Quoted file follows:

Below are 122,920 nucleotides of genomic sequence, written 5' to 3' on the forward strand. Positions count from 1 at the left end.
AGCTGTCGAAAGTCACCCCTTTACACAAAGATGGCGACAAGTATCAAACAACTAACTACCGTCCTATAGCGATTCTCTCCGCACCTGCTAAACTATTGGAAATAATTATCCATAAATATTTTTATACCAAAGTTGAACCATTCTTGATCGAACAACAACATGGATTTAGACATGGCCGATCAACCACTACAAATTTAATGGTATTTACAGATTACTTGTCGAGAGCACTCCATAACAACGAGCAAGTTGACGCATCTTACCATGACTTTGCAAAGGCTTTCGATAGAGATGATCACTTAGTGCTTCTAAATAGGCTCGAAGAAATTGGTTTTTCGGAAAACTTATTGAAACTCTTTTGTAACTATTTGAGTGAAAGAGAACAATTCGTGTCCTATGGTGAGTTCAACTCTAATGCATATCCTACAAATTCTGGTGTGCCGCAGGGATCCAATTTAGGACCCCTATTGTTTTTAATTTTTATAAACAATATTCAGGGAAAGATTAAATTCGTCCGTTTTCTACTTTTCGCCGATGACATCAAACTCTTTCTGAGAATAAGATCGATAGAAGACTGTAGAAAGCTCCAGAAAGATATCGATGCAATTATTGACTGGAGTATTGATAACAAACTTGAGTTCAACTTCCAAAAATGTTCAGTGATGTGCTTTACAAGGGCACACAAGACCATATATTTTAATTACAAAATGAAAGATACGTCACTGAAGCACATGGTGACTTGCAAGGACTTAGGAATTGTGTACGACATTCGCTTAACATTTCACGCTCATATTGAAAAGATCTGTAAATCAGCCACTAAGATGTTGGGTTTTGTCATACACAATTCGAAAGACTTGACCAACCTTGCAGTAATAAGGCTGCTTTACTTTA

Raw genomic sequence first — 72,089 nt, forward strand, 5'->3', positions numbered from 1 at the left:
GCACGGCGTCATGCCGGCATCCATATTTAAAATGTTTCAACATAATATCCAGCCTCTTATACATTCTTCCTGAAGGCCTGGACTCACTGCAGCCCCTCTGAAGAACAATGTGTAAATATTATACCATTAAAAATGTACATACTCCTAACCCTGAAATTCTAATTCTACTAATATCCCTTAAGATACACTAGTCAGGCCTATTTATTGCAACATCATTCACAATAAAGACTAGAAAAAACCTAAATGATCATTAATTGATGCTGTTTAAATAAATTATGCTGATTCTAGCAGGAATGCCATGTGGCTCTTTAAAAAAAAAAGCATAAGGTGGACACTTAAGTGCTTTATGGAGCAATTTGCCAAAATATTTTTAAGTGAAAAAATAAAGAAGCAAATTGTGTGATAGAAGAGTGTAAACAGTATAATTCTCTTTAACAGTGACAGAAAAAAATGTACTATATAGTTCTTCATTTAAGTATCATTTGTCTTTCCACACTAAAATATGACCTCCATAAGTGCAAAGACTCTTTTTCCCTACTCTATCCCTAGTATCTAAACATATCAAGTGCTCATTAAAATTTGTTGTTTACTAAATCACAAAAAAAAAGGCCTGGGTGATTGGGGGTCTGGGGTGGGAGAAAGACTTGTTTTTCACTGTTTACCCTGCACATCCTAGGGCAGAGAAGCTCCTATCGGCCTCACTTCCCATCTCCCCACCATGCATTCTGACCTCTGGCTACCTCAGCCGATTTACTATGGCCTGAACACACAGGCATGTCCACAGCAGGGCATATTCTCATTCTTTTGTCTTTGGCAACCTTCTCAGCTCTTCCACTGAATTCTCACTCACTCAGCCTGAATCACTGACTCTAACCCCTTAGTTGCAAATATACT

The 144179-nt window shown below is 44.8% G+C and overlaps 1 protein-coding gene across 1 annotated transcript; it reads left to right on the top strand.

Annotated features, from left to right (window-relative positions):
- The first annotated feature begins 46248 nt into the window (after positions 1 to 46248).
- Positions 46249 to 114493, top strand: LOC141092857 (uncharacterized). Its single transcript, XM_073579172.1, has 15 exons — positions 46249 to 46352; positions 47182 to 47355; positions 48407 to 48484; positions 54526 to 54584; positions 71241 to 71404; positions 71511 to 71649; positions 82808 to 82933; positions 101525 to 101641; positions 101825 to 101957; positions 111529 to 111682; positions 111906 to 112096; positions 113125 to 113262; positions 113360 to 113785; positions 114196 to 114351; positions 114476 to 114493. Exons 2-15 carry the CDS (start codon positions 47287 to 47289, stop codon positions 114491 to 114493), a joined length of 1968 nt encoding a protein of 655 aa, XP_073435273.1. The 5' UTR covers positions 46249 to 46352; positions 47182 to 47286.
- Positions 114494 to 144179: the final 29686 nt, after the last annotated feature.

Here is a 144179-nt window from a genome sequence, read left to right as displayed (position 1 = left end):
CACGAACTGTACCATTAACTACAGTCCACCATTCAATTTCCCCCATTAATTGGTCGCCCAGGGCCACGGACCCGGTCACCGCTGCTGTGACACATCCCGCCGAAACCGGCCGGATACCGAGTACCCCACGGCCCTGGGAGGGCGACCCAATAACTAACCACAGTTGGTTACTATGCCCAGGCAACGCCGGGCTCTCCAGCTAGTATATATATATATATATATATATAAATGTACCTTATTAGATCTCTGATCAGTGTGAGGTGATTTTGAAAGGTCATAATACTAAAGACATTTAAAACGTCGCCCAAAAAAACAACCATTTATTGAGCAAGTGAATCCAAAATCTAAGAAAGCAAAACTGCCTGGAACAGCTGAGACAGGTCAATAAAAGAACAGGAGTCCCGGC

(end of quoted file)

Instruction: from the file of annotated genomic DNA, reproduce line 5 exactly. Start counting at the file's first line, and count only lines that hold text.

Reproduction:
The 144179-nt window shown below is 44.8% G+C and overlaps 1 protein-coding gene across 1 annotated transcript; it reads left to right on the top strand.